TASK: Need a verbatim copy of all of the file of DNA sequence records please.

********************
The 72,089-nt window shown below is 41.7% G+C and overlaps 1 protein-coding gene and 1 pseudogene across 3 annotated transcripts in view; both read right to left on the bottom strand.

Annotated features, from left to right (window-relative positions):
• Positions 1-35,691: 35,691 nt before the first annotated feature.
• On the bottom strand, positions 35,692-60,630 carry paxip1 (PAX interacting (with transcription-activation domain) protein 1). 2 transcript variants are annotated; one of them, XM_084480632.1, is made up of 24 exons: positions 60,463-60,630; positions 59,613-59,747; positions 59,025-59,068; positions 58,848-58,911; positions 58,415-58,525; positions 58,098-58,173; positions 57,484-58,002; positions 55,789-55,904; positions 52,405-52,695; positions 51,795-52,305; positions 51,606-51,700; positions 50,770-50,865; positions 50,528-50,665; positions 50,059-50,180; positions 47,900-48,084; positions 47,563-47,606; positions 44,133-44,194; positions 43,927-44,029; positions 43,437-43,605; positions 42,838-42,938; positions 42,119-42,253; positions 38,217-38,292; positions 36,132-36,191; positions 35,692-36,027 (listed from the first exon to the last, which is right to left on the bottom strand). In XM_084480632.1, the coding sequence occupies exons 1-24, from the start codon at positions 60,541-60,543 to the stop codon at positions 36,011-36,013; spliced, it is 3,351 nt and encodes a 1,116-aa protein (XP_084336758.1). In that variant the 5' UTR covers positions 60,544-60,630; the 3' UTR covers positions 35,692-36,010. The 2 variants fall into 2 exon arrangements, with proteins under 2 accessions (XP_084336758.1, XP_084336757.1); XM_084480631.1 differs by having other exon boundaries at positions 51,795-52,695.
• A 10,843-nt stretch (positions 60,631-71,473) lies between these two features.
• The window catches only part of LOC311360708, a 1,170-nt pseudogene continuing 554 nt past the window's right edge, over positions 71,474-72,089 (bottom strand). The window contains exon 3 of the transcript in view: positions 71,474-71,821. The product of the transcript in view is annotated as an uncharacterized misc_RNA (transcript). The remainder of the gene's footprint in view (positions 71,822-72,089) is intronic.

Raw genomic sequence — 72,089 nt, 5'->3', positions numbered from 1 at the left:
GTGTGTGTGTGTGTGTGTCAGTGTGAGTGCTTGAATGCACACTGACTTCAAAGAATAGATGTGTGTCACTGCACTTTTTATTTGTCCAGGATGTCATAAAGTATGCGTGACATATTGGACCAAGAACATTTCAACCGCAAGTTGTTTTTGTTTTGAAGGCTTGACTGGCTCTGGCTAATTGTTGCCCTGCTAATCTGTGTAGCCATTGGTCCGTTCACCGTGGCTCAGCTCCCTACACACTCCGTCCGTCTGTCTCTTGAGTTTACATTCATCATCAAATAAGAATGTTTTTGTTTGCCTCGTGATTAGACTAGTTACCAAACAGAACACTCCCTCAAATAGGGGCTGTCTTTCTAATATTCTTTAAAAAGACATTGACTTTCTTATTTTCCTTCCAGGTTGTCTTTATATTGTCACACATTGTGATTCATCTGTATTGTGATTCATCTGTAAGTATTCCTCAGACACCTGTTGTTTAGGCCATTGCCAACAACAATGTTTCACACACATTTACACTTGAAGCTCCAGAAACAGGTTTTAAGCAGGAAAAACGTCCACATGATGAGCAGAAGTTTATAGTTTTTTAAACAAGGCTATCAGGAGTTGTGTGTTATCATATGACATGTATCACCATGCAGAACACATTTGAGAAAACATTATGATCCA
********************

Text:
The 72,089-nt window shown below is 41.7% G+C and overlaps 1 protein-coding gene and 1 pseudogene across 3 annotated transcripts in view; both read right to left on the bottom strand.

Annotated features, from left to right (window-relative positions):
• Positions 1-35,691: 35,691 nt before the first annotated feature.
• On the bottom strand, positions 35,692-60,630 carry paxip1 (PAX interacting (with transcription-activation domain) protein 1). 2 transcript variants are annotated; one of them, XM_084480632.1, is made up of 24 exons: positions 60,463-60,630; positions 59,613-59,747; positions 59,025-59,068; positions 58,848-58,911; positions 58,415-58,525; positions 58,098-58,173; positions 57,484-58,002; positions 55,789-55,904; positions 52,405-52,695; positions 51,795-52,305; positions 51,606-51,700; positions 50,770-50,865; positions 50,528-50,665; positions 50,059-50,180; positions 47,900-48,084; positions 47,563-47,606; positions 44,133-44,194; positions 43,927-44,029; positions 43,437-43,605; positions 42,838-42,938; positions 42,119-42,253; positions 38,217-38,292; positions 36,132-36,191; positions 35,692-36,027 (listed from the first exon to the last, which is right to left on the bottom strand). In XM_084480632.1, the coding sequence occupies exons 1-24, from the start codon at positions 60,541-60,543 to the stop codon at positions 36,011-36,013; spliced, it is 3,351 nt and encodes a 1,116-aa protein (XP_084336758.1). In that variant the 5' UTR covers positions 60,544-60,630; the 3' UTR covers positions 35,692-36,010. The 2 variants fall into 2 exon arrangements, with proteins under 2 accessions (XP_084336758.1, XP_084336757.1); XM_084480631.1 differs by having other exon boundaries at positions 51,795-52,695.
• A 10,843-nt stretch (positions 60,631-71,473) lies between these two features.
• The window catches only part of LOC311360708, a 1,170-nt pseudogene continuing 554 nt past the window's right edge, over positions 71,474-72,089 (bottom strand). The window contains exon 3 of the transcript in view: positions 71,474-71,821. The product of the transcript in view is annotated as an uncharacterized misc_RNA (transcript). The remainder of the gene's footprint in view (positions 71,822-72,089) is intronic.

Raw genomic sequence — 72,089 nt, 5'->3', positions numbered from 1 at the left:
GTGTGTGTGTGTGTGTGTCAGTGTGAGTGCTTGAATGCACACTGACTTCAAAGAATAGATGTGTGTCACTGCACTTTTTATTTGTCCAGGATGTCATAAAGTATGCGTGACATATTGGACCAAGAACATTTCAACCGCAAGTTGTTTTTGTTTTGAAGGCTTGACTGGCTCTGGCTAATTGTTGCCCTGCTAATCTGTGTAGCCATTGGTCCGTTCACCGTGGCTCAGCTCCCTACACACTCCGTCCGTCTGTCTCTTGAGTTTACATTCATCATCAAATAAGAATGTTTTTGTTTGCCTCGTGATTAGACTAGTTACCAAACAGAACACTCCCTCAAATAGGGGCTGTCTTTCTAATATTCTTTAAAAAGACATTGACTTTCTTATTTTCCTTCCAGGTTGTCTTTATATTGTCACACATTGTGATTCATCTGTATTGTGATTCATCTGTAAGTATTCCTCAGACACCTGTTGTTTAGGCCATTGCCAACAACAATGTTTCACACACATTTACACTTGAAGCTCCAGAAACAGGTTTTAAGCAGGAAAAACGTCCACATGATGAGCAGAAGTTTATAGTTTTTTAAACAAGGCTATCAGGAGTTGTGTGTTATCATATGACATGTATCACCATGCAGAACACATTTGAGAAAACATTATGATCCA